I am a single older woman, a maiden aunt with a multitude of darling grandnieces and nephews. I have a job in a stimulating environment that provides me with a lovely apartment, I am involved in numerous interests, lifelong learning projects, physical activities, and have recently lost 40 pounds through discipline and an exercise program. I think I’m lucky and am not in the slightest self pitying or expecting anyone to “help” me. In fact, I try to add joy to the children in my family’s lives, by visits, showing an interest, enjoying their fascinating little comments. I do not seek or evoke rachmanus. The views of the writer are foreign to me, because I enjoy every moment and look forward to the future. No one is obligated to me, I go to shul and listen carefully to the rav’s drasha, I attend interesting lectures. Why should I be a subject of an indifferent community? Why should people involve themselves in my life other than my closest family, and then at a comfortable distance. I’m not a loner, I enjoy intellectual stimulation from intelligent company. But that’s hard to find as most women are not intellectually stimulating company. Thus my lifelong learning program. I have a wonderful life, and I am grateful I did not choose the uninteresting young men who (seldom) were ret to me as shidduchim in my 20′s and 30′s. I am so glad that stage of life is over and my life is happy.

  5. Eileen Pollock says:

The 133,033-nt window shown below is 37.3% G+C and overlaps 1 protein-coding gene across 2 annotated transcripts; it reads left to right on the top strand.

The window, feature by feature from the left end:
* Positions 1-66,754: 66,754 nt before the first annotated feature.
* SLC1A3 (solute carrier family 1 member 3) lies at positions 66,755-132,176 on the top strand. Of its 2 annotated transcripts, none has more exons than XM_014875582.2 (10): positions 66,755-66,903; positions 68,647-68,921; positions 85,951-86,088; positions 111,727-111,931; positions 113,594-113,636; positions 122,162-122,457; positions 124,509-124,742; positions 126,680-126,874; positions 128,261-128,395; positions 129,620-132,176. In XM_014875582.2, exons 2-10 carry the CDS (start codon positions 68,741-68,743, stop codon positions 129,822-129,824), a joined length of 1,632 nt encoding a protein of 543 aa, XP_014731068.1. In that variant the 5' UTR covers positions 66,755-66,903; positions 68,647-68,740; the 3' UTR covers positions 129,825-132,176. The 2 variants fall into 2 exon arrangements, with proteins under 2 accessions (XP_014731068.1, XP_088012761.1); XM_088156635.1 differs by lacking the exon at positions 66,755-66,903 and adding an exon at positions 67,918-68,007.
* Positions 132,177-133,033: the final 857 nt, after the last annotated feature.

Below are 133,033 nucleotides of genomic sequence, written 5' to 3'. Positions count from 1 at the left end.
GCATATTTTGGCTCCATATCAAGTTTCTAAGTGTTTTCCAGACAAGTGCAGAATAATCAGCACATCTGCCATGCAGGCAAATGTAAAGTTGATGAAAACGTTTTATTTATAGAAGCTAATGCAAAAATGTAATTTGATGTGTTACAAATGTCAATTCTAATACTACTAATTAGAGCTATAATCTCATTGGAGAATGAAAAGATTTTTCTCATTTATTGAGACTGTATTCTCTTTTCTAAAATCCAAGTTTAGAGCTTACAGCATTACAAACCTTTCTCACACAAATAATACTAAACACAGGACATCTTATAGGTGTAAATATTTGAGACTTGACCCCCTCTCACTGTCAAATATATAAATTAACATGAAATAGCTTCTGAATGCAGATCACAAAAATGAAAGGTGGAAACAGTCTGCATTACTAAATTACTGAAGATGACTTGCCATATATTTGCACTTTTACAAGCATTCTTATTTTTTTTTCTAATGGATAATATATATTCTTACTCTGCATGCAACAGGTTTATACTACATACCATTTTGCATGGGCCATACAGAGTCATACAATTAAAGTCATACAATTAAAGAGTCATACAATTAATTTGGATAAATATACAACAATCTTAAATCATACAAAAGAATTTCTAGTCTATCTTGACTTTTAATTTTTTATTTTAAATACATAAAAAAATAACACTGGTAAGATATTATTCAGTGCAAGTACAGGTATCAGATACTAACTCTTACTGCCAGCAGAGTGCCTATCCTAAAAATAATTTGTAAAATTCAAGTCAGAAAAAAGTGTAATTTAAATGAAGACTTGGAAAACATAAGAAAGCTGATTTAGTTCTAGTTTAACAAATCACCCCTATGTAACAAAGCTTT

I am a single older woman, a maiden aunt with a multitude of darling grandnieces and nephews. I have a job in a stimulating city that provides me with a lovely apartment, I am involved in numerous interests, lifelong learning projects, physical activities, and have recently lost 40 pounds through discipline and an exercise program. I think I’m lucky and am not in the slightest self pitying or expecting anyone to “help” me. In fact, I try to add joy to the children in my family’s lives, by visits, showing an interest, enjoying their fascinating little comments. I do not seek or evoke rachmanus. The views of the writer are foreign to me, because I enjoy every moment and look forward to the future. No one is obligated to me, I go to shul and listen carefully to the rav’s drasha, I attend interesting lectures. Why should I be a subject of an indifferent community? Why should people involve themselves in my life other than my closest family, and then at a comfortable distance. I’m not a loner, I enjoy intellectual stimulation from intelligent company. But that’s hard to find as most women are not intellectually stimulating company. Thus my lifelong learning program. I have a wonderful life, and I am grateful I did not choose the uninteresting young men who (seldom) were ret to me as shidduchim in my 20′s and 30′s. I am so glad that stage of life is over and my life is happy.